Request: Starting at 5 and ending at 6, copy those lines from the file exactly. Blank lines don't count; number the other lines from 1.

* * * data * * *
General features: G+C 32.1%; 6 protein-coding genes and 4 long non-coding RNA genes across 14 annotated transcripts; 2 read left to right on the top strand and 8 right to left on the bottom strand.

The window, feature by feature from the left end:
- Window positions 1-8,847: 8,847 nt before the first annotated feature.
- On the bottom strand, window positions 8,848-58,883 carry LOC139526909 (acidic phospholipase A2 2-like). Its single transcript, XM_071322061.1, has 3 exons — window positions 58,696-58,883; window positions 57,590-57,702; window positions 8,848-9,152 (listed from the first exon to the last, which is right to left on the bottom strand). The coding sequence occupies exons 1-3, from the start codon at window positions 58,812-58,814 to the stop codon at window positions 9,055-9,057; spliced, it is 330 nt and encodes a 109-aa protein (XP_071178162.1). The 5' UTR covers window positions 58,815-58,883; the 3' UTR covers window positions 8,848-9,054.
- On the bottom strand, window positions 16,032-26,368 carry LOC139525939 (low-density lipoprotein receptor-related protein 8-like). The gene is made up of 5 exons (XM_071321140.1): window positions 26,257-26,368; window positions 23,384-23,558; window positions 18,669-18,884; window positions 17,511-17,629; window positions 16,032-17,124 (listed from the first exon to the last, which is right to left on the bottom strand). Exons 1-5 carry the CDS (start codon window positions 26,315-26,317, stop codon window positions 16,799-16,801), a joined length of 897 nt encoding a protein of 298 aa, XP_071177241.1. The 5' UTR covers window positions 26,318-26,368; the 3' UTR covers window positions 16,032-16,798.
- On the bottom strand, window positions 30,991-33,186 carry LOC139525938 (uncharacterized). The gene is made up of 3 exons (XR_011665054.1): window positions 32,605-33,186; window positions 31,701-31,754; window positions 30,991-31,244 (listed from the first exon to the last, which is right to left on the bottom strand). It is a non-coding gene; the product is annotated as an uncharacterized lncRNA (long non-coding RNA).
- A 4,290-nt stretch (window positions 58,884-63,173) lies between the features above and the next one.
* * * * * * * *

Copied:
- On the bottom strand, window positions 16,032-26,368 carry LOC139525939 (low-density lipoprotein receptor-related protein 8-like). The gene is made up of 5 exons (XM_071321140.1): window positions 26,257-26,368; window positions 23,384-23,558; window positions 18,669-18,884; window positions 17,511-17,629; window positions 16,032-17,124 (listed from the first exon to the last, which is right to left on the bottom strand). Exons 1-5 carry the CDS (start codon window positions 26,315-26,317, stop codon window positions 16,799-16,801), a joined length of 897 nt encoding a protein of 298 aa, XP_071177241.1. The 5' UTR covers window positions 26,318-26,368; the 3' UTR covers window positions 16,032-16,798.
- On the bottom strand, window positions 30,991-33,186 carry LOC139525938 (uncharacterized). The gene is made up of 3 exons (XR_011665054.1): window positions 32,605-33,186; window positions 31,701-31,754; window positions 30,991-31,244 (listed from the first exon to the last, which is right to left on the bottom strand). It is a non-coding gene; the product is annotated as an uncharacterized lncRNA (long non-coding RNA).